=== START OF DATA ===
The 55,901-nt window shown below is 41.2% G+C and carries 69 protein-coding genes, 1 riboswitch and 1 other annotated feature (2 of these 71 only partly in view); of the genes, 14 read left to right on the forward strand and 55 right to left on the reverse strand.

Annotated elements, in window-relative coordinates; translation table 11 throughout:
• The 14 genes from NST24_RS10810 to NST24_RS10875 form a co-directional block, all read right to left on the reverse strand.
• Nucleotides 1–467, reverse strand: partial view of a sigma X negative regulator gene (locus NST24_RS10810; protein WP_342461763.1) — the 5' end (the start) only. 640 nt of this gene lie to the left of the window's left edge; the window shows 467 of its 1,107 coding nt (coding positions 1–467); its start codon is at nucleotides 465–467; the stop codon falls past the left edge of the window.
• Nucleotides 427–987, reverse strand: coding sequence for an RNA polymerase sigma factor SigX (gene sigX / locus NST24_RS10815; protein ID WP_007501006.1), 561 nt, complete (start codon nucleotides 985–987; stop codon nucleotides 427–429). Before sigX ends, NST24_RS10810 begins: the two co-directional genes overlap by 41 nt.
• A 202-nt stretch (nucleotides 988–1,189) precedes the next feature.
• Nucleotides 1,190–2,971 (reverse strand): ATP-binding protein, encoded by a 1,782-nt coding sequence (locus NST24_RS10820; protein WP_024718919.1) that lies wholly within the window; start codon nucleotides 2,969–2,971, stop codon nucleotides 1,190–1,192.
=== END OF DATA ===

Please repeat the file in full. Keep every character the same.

The 55,901-nt window shown below is 41.2% G+C and carries 69 protein-coding genes, 1 riboswitch and 1 other annotated feature (2 of these 71 only partly in view); of the genes, 14 read left to right on the forward strand and 55 right to left on the reverse strand.

Annotated elements, in window-relative coordinates; translation table 11 throughout:
• The 14 genes from NST24_RS10810 to NST24_RS10875 form a co-directional block, all read right to left on the reverse strand.
• Nucleotides 1–467, reverse strand: partial view of a sigma X negative regulator gene (locus NST24_RS10810; protein WP_342461763.1) — the 5' end (the start) only. 640 nt of this gene lie to the left of the window's left edge; the window shows 467 of its 1,107 coding nt (coding positions 1–467); its start codon is at nucleotides 465–467; the stop codon falls past the left edge of the window.
• Nucleotides 427–987, reverse strand: coding sequence for an RNA polymerase sigma factor SigX (gene sigX / locus NST24_RS10815; protein ID WP_007501006.1), 561 nt, complete (start codon nucleotides 985–987; stop codon nucleotides 427–429). Before sigX ends, NST24_RS10810 begins: the two co-directional genes overlap by 41 nt.
• A 202-nt stretch (nucleotides 988–1,189) precedes the next feature.
• Nucleotides 1,190–2,971 (reverse strand): ATP-binding protein, encoded by a 1,782-nt coding sequence (locus NST24_RS10820; protein WP_024718919.1) that lies wholly within the window; start codon nucleotides 2,969–2,971, stop codon nucleotides 1,190–1,192.